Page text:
Baku sees the Parliamentary Assembly of the Council of Europe as an ideal springboard to gain the sympathies of Western politicians. The Assembly comprises MPs from 47 countries. This advisory body monitors human rights observance in Council of Europe member-states. Parliamentarians come to Strasbourg for a one-week session every quarter. According to an investigation by the ESI Centre, it was there that Azeri MPs started working actively with them:
Quote from an Azeri official in Strasbourg:
“30 to 40 MPs would be invited every year – some repeatedly – to conferences and events, and sometimes for summer holidays. They received many costly gifts – mostly expensive silk carpets, gold and silver items, alcohol, caviar and money. In Baku, 2kg of caviar is a common gift”.
One kilo of black caviar costs 1,300 euros. A silk carpet is worth 8,000. PACE members are not allowed to accept gifts exceeding 200 euros. France, Germany, Italy, the UK, Spain, Malta, Georgia, Bulgaria, Romania, Greece, Hungary, Poland and Czechia – according to an investigation by the Civic Solidarity community, dozens of deputies from these countries visited Azerbaijan repeatedly.
After such visits, many PACE members voted against resolutions condemning electoral fraud and political repression in Azerbaijan. Some established business contacts with Azerbaijan, and later went there as electoral observers, then declared those elections open and democratic.
This lasted up until 2016, when prosecutors in Milan launched an investigation against Italian MP Luca Volonte. Formerly head of the European People’s Party faction in PACE, he was accused of receiving a bribe of 2.4 million euros. According to the prosecutors, Baku paid Volonte to convince his fellow party-members to reject a report on Azeri political prisoners.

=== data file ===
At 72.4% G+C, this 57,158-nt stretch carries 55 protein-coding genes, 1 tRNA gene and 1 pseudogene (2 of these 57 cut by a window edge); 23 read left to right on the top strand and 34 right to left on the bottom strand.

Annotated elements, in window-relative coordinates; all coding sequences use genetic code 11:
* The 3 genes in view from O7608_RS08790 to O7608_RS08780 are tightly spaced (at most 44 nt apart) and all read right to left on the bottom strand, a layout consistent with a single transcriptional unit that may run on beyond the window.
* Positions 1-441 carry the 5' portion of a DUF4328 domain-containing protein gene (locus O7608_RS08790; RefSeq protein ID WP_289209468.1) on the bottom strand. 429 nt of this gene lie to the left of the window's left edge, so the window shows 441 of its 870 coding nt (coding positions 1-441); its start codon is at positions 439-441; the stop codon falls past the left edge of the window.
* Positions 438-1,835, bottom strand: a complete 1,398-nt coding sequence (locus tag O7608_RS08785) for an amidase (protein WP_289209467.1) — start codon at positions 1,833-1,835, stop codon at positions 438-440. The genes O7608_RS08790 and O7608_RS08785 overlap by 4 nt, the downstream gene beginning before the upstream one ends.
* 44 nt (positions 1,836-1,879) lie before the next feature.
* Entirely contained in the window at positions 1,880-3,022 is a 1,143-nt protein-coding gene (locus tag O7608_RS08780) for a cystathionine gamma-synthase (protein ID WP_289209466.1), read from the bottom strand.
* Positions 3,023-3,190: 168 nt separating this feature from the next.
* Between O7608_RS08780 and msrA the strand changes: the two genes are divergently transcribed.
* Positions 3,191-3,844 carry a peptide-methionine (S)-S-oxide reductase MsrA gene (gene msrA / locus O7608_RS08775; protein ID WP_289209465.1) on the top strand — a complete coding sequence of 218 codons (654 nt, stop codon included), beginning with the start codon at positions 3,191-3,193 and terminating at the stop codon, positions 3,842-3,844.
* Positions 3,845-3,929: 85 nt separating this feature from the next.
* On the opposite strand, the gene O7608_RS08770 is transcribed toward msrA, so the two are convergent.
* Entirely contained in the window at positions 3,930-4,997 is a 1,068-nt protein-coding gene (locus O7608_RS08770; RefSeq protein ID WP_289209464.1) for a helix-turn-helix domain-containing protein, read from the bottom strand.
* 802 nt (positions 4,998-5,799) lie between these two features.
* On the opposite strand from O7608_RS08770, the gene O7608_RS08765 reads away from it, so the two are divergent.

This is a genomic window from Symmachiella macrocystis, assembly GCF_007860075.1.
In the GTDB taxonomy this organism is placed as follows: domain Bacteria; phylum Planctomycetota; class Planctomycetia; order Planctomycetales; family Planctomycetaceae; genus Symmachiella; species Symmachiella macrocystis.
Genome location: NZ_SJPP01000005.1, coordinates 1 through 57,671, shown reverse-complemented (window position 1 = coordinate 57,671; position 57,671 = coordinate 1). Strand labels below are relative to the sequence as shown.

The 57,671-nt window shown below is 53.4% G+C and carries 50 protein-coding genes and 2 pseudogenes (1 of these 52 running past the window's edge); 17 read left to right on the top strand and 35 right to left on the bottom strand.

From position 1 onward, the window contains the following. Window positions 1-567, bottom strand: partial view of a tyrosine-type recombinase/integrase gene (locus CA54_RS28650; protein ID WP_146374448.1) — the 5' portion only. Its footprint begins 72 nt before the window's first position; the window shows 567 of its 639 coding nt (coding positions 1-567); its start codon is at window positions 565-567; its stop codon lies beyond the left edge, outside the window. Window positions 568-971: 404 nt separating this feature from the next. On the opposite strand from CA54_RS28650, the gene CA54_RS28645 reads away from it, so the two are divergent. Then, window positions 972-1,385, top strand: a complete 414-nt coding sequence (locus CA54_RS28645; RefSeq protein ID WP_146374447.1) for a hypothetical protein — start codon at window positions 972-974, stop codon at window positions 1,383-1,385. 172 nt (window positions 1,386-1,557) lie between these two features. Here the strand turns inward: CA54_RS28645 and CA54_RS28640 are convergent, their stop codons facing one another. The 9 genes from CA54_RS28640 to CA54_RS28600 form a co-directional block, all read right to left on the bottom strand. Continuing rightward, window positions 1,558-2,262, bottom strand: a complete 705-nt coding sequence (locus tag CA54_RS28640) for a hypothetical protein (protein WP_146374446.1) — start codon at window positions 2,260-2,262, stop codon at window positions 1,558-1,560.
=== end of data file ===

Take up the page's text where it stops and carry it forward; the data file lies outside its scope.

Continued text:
The Azerbaijani laundromat
Almost 3 billion dollars – this is how much money passed through secret channels the Azeri authorities were using to lobby interests abroad from 2012 to 2014. Back then, this figure was a quarter of the country’s annual budget.
Four British firms facilitated this money-laundering by concealing the source. Their founders were anonymous companies in the British Virgin Islands, Seychelles and Belize.
One and a half billion dollars discovered in these companies’ accounts originated from firms that investigative journalists link to the Aliyev family. Nine million dollars were paid by the Azeri security forces. Twenty-nine million came from the Russian arms exporter RosOboronExport. 30 more offshore companies sending money through the ‘Azerbaijani laundromat’ are under investigation for siphoning money out of Russia.
Many millions of laundered funds landed in the accounts of senior Azeri officials and Western politicians. Part of that money was spent on luxury cars, French perfumes, and Italian clothes, but for whom? That remains a mystery.
What is the result?
Scandals surrounding the ‘Azerbaijani mega-laundry’ and ‘caviar diplomacy’ led to an anti-corruption investigation by the Council of Europe, which concluded in early 2018. 14 parliamentarians from Azerbaijan, Germany, Belgium, Sweden, Spain and Poland were banned from ever entering the Council’s headquarters again. The investigation data was handed over to national prosecutors’ offices.
These corruption scandals demonstrated the sheer scale and effectiveness of this lobbying machine created by a relatively small authoritarian regime.